Important Note: I did not "discover" Tolkien's Beowulf translation and never made any statement to that effect. The existence of the Beowulf translation was known to Tolkien scholarship long before 1996. Some of it had appeared as early as 1940 in "On Translating Beowulf," and two passages (one verse, one prose) were quoted by Wayne Hammond and Christina Scull in J.R.R. Tolkien: Artist and Illustrator.  The translations, MS Tolkien 29, were identified in the Bodleian Library's Modern Papers catalogue, and their existence and possible quality were at least a tangential topic of conversation among Anglo-Saxonists at ISAS 1995 at Stanford. Furthermore, I have never seen or touched the physical manuscript of the Beowulf translation, having done all of my work from the microfilms sent to me by the Estate in 2002.

In 2003, my college put out a press release about my work on Tolkien in which the publication of Beowulf and the Critics was announced and my continuing work on the Beowulf edition was mentioned.

On the day after Christmas in 2003 (I think), just after the release of Beowulf and the Critics, a reporter from a British newspaper called me to follow up on the press release. Having had no serious experience dealing with the media, I spoke to him unguardedly and for a long time. I was very excited about the publication of my first book, and I also talked to him about the new project that I had begun. Several days later the story "Tolkien's Last Great Work is Discovered" appeared on page 3 of the paper. The reporter had conflated my story about the Beowulf and the Critics lectures with the Beowulf translation, and then it was off to the races. Because of the hype surrounding The Two Towers film, the story went global, with well over a hundred newspaper articles appearing. Interestingly, exactly zero reporters contacted me about the story in that first rush of stories, as everyone simply lifted the quotes from the original article but wrote as if they had interviewed me themselves (important lesson about journalism).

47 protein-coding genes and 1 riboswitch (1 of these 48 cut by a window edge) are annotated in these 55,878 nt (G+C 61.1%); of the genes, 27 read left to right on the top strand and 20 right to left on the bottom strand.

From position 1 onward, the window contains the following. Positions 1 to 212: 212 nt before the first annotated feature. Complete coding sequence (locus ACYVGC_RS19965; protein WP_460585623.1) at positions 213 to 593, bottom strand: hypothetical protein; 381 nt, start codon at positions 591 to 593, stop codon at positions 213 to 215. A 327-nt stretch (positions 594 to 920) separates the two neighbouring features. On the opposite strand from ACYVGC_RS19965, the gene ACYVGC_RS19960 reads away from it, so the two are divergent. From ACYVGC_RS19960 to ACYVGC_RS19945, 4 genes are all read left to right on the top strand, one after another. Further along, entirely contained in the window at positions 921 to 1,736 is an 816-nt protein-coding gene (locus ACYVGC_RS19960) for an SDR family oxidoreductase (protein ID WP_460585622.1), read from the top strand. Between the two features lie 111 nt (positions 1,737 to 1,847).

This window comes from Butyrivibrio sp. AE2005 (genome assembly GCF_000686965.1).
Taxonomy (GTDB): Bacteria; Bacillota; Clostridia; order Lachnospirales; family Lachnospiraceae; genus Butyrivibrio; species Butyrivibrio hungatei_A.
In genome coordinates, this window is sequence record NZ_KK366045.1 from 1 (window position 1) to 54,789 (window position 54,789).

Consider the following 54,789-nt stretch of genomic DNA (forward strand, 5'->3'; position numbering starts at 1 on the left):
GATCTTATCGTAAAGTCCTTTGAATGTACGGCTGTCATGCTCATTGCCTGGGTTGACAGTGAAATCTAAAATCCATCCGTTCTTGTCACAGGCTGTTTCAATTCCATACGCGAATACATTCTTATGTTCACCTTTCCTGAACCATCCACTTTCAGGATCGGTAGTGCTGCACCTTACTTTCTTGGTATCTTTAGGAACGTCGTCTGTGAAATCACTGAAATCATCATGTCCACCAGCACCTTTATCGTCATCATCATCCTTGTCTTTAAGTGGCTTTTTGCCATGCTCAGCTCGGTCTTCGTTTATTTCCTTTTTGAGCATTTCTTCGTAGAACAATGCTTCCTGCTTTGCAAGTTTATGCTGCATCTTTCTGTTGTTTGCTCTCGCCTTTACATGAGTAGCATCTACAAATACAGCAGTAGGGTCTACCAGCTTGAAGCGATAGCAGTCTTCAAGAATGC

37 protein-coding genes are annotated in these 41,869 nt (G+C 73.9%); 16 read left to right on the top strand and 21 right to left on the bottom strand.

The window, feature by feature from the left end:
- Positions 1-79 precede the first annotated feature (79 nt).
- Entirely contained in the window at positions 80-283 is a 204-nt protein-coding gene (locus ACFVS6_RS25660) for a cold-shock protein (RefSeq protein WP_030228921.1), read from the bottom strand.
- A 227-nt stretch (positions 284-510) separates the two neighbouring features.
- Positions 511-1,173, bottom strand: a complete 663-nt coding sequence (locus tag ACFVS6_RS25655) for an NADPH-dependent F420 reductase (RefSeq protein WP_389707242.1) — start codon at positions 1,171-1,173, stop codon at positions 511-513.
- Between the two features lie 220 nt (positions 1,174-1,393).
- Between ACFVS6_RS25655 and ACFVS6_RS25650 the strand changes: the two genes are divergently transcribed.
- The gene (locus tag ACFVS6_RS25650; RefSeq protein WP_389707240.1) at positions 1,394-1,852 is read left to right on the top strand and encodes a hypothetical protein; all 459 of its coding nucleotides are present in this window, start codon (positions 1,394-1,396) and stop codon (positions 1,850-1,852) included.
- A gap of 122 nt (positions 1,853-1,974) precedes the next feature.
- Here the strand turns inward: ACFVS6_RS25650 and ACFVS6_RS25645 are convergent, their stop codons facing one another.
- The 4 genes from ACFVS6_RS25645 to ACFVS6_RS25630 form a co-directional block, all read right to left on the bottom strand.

By New Year's Eve things had gotten out of hand, and I faxed the Tolkien Estate asking for guidance. They were not happy, especially because they thought I had given a copy of the unpublished translation to the reporter. I was confused by and angry at being accused of leaking the translation, and it was only after quite a bit of mutual misunderstanding that I understood that the Estate had not realized that the passage of the translation quoted by the reporter had been one of the papers in MS Tolkien 26 included in the material I published in the appendix. I had pointed the reporter towards this material and then helped him convert my diplomatic transcript into a readable text (by the way, this was the same passage of text that appeared in "On Translating Beowulf," and in hindsight I should have just directed the reporter to that text). The confusion and misunderstanding led to a somewhat rancorous exchange of letters, and the Tolkien Estate withdrew their permission from my edition. I returned their microfilms and have not worked on my edition since then.

In the years since, the Tolkien Estate in general and Christopher Tolkien in particular have been very helpful with other projects, from giving Tolkien Studies timely permission to quote from and publish previously unpublished works, to helping me decode J.R.R.T.'s handwriting for the revised edition of Beowulf and the Critics. I am glad that I did not follow the advice I received to pursue legal action over the withdrawn permission but instead focused my energies on other projects.

Although I have obviously already read (and edited) the translations themselves, I am still very much looking forward to the release of the book in May. I am interested to see how Christopher Tolkien has put the entire edition together, and I look forward to reading his commentary (especially if it is anything like the excellent apparatus that he created for Sigurd and Gudrún).

The above story is not as exciting as "discovering" Tolkien's "last great work" would be, but it has the benefit of being true.